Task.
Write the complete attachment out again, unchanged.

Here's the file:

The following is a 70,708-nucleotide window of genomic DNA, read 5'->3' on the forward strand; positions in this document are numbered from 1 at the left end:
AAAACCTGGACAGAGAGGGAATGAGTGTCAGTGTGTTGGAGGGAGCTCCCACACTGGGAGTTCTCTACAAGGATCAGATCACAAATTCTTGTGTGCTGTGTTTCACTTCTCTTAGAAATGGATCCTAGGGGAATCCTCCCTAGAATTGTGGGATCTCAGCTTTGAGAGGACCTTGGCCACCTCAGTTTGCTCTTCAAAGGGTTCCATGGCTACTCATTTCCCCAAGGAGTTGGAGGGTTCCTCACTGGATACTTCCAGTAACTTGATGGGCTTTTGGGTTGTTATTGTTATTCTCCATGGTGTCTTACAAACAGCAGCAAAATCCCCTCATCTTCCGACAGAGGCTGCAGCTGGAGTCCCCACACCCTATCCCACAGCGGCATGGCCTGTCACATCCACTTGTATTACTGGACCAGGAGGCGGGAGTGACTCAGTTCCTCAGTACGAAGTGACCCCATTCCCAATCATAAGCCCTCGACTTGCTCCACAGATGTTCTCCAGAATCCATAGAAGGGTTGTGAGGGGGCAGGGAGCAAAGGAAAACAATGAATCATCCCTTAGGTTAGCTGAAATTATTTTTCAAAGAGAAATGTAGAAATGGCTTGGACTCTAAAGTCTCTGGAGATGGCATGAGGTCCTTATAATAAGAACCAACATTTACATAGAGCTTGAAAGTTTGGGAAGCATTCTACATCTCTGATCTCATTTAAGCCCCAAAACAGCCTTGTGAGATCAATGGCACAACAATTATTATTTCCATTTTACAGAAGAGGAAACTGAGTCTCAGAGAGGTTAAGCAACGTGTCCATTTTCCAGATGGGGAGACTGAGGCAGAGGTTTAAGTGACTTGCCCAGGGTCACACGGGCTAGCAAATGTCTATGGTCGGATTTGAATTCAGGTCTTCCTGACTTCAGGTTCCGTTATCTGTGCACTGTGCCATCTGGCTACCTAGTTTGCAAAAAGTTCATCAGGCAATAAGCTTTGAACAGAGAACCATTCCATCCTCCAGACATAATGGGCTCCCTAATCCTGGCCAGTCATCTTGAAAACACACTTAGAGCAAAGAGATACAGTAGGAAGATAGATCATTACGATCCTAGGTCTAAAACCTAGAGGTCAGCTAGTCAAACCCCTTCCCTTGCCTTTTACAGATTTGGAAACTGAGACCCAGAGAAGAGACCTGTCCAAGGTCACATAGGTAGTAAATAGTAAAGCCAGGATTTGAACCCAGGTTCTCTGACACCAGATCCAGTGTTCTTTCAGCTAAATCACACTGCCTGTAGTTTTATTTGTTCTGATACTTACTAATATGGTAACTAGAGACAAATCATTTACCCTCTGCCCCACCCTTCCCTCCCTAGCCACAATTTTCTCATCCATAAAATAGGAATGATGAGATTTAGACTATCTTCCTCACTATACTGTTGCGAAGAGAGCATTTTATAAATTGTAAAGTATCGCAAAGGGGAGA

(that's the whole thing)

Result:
The following is a 70,708-nucleotide window of genomic DNA, read 5'->3' on the forward strand; positions in this document are numbered from 1 at the left end:
AAAACCTGGACAGAGAGGGAATGAGTGTCAGTGTGTTGGAGGGAGCTCCCACACTGGGAGTTCTCTACAAGGATCAGATCACAAATTCTTGTGTGCTGTGTTTCACTTCTCTTAGAAATGGATCCTAGGGGAATCCTCCCTAGAATTGTGGGATCTCAGCTTTGAGAGGACCTTGGCCACCTCAGTTTGCTCTTCAAAGGGTTCCATGGCTACTCATTTCCCCAAGGAGTTGGAGGGTTCCTCACTGGATACTTCCAGTAACTTGATGGGCTTTTGGGTTGTTATTGTTATTCTCCATGGTGTCTTACAAACAGCAGCAAAATCCCCTCATCTTCCGACAGAGGCTGCAGCTGGAGTCCCCACACCCTATCCCACAGCGGCATGGCCTGTCACATCCACTTGTATTACTGGACCAGGAGGCGGGAGTGACTCAGTTCCTCAGTACGAAGTGACCCCATTCCCAATCATAAGCCCTCGACTTGCTCCACAGATGTTCTCCAGAATCCATAGAAGGGTTGTGAGGGGGCAGGGAGCAAAGGAAAACAATGAATCATCCCTTAGGTTAGCTGAAATTATTTTTCAAAGAGAAATGTAGAAATGGCTTGGACTCTAAAGTCTCTGGAGATGGCATGAGGTCCTTATAATAAGAACCAACATTTACATAGAGCTTGAAAGTTTGGGAAGCATTCTACATCTCTGATCTCATTTAAGCCCCAAAACAGCCTTGTGAGATCAATGGCACAACAATTATTATTTCCATTTTACAGAAGAGGAAACTGAGTCTCAGAGAGGTTAAGCAACGTGTCCATTTTCCAGATGGGGAGACTGAGGCAGAGGTTTAAGTGACTTGCCCAGGGTCACACGGGCTAGCAAATGTCTATGGTCGGATTTGAATTCAGGTCTTCCTGACTTCAGGTTCCGTTATCTGTGCACTGTGCCATCTGGCTACCTAGTTTGCAAAAAGTTCATCAGGCAATAAGCTTTGAACAGAGAACCATTCCATCCTCCAGACATAATGGGCTCCCTAATCCTGGCCAGTCATCTTGAAAACACACTTAGAGCAAAGAGATACAGTAGGAAGATAGATCATTACGATCCTAGGTCTAAAACCTAGAGGTCAGCTAGTCAAACCCCTTCCCTTGCCTTTTACAGATTTGGAAACTGAGACCCAGAGAAGAGACCTGTCCAAGGTCACATAGGTAGTAAATAGTAAAGCCAGGATTTGAACCCAGGTTCTCTGACACCAGATCCAGTGTTCTTTCAGCTAAATCACACTGCCTGTAGTTTTATTTGTTCTGATACTTACTAATATGGTAACTAGAGACAAATCATTTACCCTCTGCCCCACCCTTCCCTCCCTAGCCACAATTTTCTCATCCATAAAATAGGAATGATGAGATTTAGACTATCTTCCTCACTATACTGTTGCGAAGAGAGCATTTTATAAATTGTAAAGTATCGCAAAGGGGAGA